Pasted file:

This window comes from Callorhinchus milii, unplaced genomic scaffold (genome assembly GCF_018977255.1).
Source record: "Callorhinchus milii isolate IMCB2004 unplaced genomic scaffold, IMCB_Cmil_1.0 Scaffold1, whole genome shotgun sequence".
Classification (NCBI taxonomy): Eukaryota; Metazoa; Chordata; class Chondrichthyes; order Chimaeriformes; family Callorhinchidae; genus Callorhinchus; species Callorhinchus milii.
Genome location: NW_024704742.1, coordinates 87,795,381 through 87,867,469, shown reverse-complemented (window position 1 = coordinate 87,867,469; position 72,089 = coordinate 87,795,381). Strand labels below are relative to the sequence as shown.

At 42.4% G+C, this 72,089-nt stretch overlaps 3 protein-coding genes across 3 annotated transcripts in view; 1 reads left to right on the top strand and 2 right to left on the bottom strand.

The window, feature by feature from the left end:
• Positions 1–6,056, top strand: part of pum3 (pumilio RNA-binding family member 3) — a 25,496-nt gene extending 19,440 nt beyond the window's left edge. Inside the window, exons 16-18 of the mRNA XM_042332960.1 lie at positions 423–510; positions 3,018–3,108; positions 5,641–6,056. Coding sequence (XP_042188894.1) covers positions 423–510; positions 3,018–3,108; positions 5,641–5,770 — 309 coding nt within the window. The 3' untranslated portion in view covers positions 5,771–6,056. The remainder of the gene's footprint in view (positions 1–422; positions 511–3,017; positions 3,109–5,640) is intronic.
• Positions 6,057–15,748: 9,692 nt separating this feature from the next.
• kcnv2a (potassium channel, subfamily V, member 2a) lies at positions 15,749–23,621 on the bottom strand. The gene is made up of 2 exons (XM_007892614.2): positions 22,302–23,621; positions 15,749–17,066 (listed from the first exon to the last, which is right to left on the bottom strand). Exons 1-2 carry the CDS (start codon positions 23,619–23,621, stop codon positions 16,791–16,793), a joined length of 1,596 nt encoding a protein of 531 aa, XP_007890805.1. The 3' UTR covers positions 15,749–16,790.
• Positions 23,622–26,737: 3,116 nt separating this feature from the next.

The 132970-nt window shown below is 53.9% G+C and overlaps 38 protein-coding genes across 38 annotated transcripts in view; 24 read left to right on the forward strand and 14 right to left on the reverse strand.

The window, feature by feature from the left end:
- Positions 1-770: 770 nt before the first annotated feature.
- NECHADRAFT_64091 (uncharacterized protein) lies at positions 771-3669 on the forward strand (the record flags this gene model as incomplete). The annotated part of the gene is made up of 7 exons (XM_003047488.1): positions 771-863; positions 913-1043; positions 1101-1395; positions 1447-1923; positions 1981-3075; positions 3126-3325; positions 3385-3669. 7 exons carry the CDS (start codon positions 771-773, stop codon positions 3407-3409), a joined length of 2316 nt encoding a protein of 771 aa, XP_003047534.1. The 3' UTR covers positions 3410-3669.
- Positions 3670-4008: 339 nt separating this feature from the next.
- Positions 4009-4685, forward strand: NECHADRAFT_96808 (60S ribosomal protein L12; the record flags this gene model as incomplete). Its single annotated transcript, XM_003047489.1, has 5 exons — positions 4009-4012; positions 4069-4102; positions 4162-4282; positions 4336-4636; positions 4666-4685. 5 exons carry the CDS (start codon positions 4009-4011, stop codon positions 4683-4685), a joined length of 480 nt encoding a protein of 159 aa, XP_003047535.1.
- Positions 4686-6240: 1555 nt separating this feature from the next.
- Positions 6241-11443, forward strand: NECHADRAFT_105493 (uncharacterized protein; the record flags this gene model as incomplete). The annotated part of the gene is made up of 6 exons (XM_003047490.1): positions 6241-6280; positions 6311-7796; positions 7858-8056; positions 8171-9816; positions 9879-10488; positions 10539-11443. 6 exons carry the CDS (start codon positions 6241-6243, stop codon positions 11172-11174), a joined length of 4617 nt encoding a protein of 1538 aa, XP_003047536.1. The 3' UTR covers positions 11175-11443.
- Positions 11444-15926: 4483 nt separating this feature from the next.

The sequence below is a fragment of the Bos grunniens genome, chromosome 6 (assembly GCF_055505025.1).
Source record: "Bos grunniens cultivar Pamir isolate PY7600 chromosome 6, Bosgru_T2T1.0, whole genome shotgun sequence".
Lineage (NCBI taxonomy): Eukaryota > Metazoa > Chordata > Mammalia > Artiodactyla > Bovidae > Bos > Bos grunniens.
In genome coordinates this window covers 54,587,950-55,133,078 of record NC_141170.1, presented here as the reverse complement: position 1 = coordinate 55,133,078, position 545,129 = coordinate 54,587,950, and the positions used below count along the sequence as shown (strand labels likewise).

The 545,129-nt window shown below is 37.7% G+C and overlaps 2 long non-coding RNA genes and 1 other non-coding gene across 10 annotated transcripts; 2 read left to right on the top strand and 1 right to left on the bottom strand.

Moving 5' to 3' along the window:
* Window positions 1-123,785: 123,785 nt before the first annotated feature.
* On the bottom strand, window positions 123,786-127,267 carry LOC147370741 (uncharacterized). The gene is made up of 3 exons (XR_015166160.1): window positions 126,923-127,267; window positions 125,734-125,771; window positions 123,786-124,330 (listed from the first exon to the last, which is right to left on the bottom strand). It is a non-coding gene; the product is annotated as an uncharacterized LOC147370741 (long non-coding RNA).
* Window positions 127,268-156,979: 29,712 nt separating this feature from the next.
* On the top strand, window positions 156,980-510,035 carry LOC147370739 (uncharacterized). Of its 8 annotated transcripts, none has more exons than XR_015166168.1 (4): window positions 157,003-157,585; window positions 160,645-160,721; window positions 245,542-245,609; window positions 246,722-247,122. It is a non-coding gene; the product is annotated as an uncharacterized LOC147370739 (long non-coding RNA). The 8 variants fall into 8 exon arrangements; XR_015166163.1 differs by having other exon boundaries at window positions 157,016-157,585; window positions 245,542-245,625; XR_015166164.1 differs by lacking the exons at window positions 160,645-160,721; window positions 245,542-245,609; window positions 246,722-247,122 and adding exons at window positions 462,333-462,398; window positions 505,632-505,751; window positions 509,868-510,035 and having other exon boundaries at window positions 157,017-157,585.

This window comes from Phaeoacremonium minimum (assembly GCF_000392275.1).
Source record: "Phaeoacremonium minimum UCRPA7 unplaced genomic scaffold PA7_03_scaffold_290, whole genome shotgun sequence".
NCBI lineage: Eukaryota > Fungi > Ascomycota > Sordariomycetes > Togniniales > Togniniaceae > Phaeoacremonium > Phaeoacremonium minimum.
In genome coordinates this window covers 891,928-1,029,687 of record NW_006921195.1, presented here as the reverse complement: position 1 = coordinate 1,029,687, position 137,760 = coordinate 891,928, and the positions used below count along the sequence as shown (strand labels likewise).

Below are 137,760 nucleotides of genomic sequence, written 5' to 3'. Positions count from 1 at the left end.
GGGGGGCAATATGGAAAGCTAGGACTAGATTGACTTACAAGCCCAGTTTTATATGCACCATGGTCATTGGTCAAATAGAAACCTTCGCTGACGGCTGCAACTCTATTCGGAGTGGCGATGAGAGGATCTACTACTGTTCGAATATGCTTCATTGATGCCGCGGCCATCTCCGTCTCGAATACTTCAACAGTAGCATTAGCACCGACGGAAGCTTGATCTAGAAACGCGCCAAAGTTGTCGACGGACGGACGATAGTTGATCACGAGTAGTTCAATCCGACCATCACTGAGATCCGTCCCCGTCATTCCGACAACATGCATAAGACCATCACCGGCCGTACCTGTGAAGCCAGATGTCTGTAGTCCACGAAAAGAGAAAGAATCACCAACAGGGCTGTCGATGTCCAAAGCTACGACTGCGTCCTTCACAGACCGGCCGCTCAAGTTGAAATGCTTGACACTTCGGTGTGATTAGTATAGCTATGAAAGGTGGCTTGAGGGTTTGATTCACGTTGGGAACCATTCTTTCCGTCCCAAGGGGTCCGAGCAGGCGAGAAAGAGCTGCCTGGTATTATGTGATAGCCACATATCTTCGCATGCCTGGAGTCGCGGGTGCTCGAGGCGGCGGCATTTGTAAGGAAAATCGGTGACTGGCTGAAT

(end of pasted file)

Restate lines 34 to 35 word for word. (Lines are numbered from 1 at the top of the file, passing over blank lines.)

Below are 137,760 nucleotides of genomic sequence, written 5' to 3'. Positions count from 1 at the left end.
GGGGGGCAATATGGAAAGCTAGGACTAGATTGACTTACAAGCCCAGTTTTATATGCACCATGGTCATTGGTCAAATAGAAACCTTCGCTGACGGCTGCAACTCTATTCGGAGTGGCGATGAGAGGATCTACTACTGTTCGAATATGCTTCATTGATGCCGCGGCCATCTCCGTCTCGAATACTTCAACAGTAGCATTAGCACCGACGGAAGCTTGATCTAGAAACGCGCCAAAGTTGTCGACGGACGGACGATAGTTGATCACGAGTAGTTCAATCCGACCATCACTGAGATCCGTCCCCGTCATTCCGACAACATGCATAAGACCATCACCGGCCGTACCTGTGAAGCCAGATGTCTGTAGTCCACGAAAAGAGAAAGAATCACCAACAGGGCTGTCGATGTCCAAAGCTACGACTGCGTCCTTCACAGACCGGCCGCTCAAGTTGAAATGCTTGACACTTCGGTGTGATTAGTATAGCTATGAAAGGTGGCTTGAGGGTTTGATTCACGTTGGGAACCATTCTTTCCGTCCCAAGGGGTCCGAGCAGGCGAGAAAGAGCTGCCTGGTATTATGTGATAGCCACATATCTTCGCATGCCTGGAGTCGCGGGTGCTCGAGGCGGCGGCATTTGTAAGGAAAATCGGTGACTGGCTGAAT